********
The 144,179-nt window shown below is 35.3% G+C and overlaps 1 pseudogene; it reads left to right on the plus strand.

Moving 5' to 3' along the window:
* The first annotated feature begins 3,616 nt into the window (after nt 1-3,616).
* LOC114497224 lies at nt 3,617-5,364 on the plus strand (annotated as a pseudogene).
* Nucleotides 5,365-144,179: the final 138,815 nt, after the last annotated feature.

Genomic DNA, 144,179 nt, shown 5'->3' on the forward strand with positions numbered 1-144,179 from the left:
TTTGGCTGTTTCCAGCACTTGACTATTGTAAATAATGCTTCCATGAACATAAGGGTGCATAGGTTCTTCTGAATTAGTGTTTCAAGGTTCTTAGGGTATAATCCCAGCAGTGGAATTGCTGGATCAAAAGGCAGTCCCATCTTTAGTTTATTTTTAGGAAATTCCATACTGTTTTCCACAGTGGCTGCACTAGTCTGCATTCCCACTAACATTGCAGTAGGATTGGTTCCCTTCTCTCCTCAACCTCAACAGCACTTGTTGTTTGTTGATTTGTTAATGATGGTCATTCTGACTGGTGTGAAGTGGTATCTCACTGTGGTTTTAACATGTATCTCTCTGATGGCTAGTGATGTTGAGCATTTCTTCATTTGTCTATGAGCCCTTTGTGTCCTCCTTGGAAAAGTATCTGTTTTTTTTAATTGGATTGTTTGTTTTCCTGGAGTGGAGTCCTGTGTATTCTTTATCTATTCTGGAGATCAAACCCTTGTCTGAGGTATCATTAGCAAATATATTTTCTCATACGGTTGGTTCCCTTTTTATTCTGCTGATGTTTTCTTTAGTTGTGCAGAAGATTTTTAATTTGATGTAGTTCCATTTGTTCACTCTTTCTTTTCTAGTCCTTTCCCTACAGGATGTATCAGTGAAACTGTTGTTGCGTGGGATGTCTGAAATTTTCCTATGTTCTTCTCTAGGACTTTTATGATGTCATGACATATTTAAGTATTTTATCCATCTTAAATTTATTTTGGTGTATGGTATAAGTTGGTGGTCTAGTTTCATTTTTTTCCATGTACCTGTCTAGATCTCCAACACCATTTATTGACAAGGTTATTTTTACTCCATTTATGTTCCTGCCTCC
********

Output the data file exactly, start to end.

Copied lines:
The 144,179-nt window shown below is 35.3% G+C and overlaps 1 pseudogene; it reads left to right on the plus strand.

Moving 5' to 3' along the window:
* The first annotated feature begins 3,616 nt into the window (after nt 1-3,616).
* LOC114497224 lies at nt 3,617-5,364 on the plus strand (annotated as a pseudogene).
* Nucleotides 5,365-144,179: the final 138,815 nt, after the last annotated feature.

Genomic DNA, 144,179 nt, shown 5'->3' on the forward strand with positions numbered 1-144,179 from the left:
TTTGGCTGTTTCCAGCACTTGACTATTGTAAATAATGCTTCCATGAACATAAGGGTGCATAGGTTCTTCTGAATTAGTGTTTCAAGGTTCTTAGGGTATAATCCCAGCAGTGGAATTGCTGGATCAAAAGGCAGTCCCATCTTTAGTTTATTTTTAGGAAATTCCATACTGTTTTCCACAGTGGCTGCACTAGTCTGCATTCCCACTAACATTGCAGTAGGATTGGTTCCCTTCTCTCCTCAACCTCAACAGCACTTGTTGTTTGTTGATTTGTTAATGATGGTCATTCTGACTGGTGTGAAGTGGTATCTCACTGTGGTTTTAACATGTATCTCTCTGATGGCTAGTGATGTTGAGCATTTCTTCATTTGTCTATGAGCCCTTTGTGTCCTCCTTGGAAAAGTATCTGTTTTTTTTAATTGGATTGTTTGTTTTCCTGGAGTGGAGTCCTGTGTATTCTTTATCTATTCTGGAGATCAAACCCTTGTCTGAGGTATCATTAGCAAATATATTTTCTCATACGGTTGGTTCCCTTTTTATTCTGCTGATGTTTTCTTTAGTTGTGCAGAAGATTTTTAATTTGATGTAGTTCCATTTGTTCACTCTTTCTTTTCTAGTCCTTTCCCTACAGGATGTATCAGTGAAACTGTTGTTGCGTGGGATGTCTGAAATTTTCCTATGTTCTTCTCTAGGACTTTTATGATGTCATGACATATTTAAGTATTTTATCCATCTTAAATTTATTTTGGTGTATGGTATAAGTTGGTGGTCTAGTTTCATTTTTTTCCATGTACCTGTCTAGATCTCCAACACCATTTATTGACAAGGTTATTTTTACTCCATTTATGTTCCTGCCTCC